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Git Branching Strategy for AWS Codecommit

Hello There!!!
Called Sarvar, I am an Enterprise Architect, Currently working at Deloitte. With years of experience working on cutting-edge technologies, I have honed my expertise in Cloud Operations (Azure and AWS), Data Operations, Data Analytics, and DevOps. Throughout my career, I’ve worked with clients from all around the world, delivering excellent results, and going above and beyond expectations. I am passionate about learning the latest and treading technologies.

Today, we’re looking into the AWS CodeCommit branching strategy. Recently, I worked with a client who wanted to launch their brand-new application on the AWS cloud and wanted all of the native services. I offered an AWS cloud solution that addressed all of these concerns, including security, cost optimization, performance, and best practices for AWS devops. While working on this project, I discovered the AWS codecommit branching strategy. I’ll explain how we designed this strategy for real-time production environments. Additionally, In the upcoming article, we’ll look at how to restrict user access to a particular branch on the AWS code commit.

What is AWS CodeCommit:

Amazon Web Services (AWS) offers a managed source code control solution called AWS CodeCommit. It is intended to support software development teams in versioning and safely storing their source code and associated files on cloud servers. CodeCommit is an effective choice for businesses seeking to establish a full DevOps pipeline since it is a fully managed service that connects with other AWS tools and services. For companies looking for a safe, scalable, and managed version control and collaboration solution for their software development projects, AWS CodeCommit is a useful resource. Teams who now use or want to use other AWS services for their development and deployment processes will find it very helpful.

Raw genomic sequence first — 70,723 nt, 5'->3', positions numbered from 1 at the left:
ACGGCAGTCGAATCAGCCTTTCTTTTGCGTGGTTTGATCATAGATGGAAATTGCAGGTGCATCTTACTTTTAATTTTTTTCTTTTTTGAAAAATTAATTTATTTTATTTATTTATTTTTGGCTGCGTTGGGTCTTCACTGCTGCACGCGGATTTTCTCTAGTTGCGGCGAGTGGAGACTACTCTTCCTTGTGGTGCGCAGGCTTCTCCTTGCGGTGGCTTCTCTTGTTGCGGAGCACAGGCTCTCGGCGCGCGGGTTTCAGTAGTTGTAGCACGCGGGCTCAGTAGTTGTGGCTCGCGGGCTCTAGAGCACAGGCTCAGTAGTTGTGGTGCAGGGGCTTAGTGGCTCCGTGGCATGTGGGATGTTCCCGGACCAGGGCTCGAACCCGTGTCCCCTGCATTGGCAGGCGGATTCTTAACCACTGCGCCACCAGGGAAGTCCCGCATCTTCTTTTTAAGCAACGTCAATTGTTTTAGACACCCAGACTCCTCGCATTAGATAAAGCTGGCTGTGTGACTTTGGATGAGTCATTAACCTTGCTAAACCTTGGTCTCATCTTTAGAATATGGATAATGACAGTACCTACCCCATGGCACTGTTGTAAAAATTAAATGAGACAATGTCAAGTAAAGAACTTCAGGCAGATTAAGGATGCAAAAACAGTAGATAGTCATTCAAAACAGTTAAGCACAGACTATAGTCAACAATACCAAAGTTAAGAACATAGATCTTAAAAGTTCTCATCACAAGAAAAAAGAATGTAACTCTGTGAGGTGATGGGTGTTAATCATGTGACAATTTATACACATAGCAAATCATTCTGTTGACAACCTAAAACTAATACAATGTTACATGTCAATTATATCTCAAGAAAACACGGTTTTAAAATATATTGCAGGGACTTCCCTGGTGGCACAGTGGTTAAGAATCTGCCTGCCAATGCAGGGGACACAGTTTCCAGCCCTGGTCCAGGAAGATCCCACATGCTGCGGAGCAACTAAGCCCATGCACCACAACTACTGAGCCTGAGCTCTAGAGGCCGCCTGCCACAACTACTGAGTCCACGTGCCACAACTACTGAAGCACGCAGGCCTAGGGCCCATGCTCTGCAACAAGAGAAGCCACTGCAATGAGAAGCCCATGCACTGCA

AWS CodeCommit vs GitHub:

Version control tools like GitHub and AWS CodeCommit are widely used. CodeCommit is an AWS-managed service that offers security and scalability, is well integrated with AWS services, and is perfect for businesses that are part of the AWS ecosystem. In contrast, GitHub is an independent platform that is extensively used and has a strong community. It is appropriate for open-source and multi-cloud projects and offers a wider ecosystem of third-party integrations. GitHub offers variety and cooperation in a more general development context, whereas CodeCommit emphasizes AWS integration and security. The decision between the two depends on particular needs and preferences.

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Let’s Talk About Branching Strategy for AWS Codecommit:

Git branching strategies refer to many methods for managing branches within a Git repository, each customized to meet certain development requirements. Typical some of Git branching strategies listed below:

  1. GitFlow
  2. GitHub Flow
  3. Trunk-based development
  4. Feature branching
  5. Release branching

Here, we’re talking about GitFlow since it’s a loaded with features and widely used production environment. We’ll examine its various uses and capabilities.

let’s see what are the different branches GitFlow has:

Image Source: GitFlow Atlassian

1. Main/Master Branch:
The mainline codebase is represented by the main branch. Live production will utilize the main branch. Changes can only be pushed by administrators, and it is protected. To guarantee that master contains tested and stable code, feature and hotfix branches’ code is regularly merged into master.